COLUMBIA, S.C., (CNN) – To hear some tell it, the 2008 South Carolina primary clash between Barack Obama and Hillary Clinton was a few steps away from a full-blown race riot.
“It was unbelievable down here in 2007 and 2008,” said Bridget Tripp, a Democratic organizer from Lexington who supported Obama in that year’s primary. “Bill Clinton was going through downtown Columbia calling Barack Obama a racist.”
It never got that bad, of course. But in the runup to the contest and in its aftermath, the Clinton campaign scrambled to explain away comments that rankled the black community: Hillary Clinton seeming to downplay Martin Luther King Jr.’s role in passing the Civil Rights Act, Bill Clinton’s biting characterization of Obama’s campaign as “the biggest fairy tale I’ve ever seen” and a range of remarks from Clinton allies that seemed to belittle Obama’s achievements.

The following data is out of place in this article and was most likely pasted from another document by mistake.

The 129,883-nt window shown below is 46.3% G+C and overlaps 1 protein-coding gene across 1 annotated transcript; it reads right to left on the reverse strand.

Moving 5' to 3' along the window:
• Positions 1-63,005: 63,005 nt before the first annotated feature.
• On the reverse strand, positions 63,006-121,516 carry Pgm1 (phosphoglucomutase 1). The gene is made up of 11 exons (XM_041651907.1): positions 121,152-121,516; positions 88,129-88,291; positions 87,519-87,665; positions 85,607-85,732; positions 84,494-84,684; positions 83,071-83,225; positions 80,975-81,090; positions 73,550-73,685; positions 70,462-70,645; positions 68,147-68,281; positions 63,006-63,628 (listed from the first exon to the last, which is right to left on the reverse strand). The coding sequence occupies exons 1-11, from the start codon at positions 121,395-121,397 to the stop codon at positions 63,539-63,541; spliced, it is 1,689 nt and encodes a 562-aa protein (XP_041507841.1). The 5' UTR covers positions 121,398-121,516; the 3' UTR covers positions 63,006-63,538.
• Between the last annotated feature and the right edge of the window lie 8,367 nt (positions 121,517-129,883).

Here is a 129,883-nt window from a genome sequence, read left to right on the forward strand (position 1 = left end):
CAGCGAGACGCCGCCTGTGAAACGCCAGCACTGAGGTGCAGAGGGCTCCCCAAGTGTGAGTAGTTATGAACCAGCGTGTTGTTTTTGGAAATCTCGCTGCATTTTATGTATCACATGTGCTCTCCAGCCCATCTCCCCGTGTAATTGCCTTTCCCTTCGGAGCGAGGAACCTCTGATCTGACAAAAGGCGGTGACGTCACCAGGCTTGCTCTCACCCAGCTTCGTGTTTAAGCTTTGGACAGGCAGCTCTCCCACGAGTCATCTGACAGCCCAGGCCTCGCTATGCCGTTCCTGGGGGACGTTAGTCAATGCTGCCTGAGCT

Bill Clinton’s remarks in particular went over so poorly that South Carolina Rep. James Clyburn, then the state’s highest-ranking African-American in Congress, went on national television and told the former president to “chill.” The morning after Obama’s crushing 28-point victory, Bill Clinton waved it off in glib terms, comparing Obama to Jesse Jackson, just another black candidate with black support.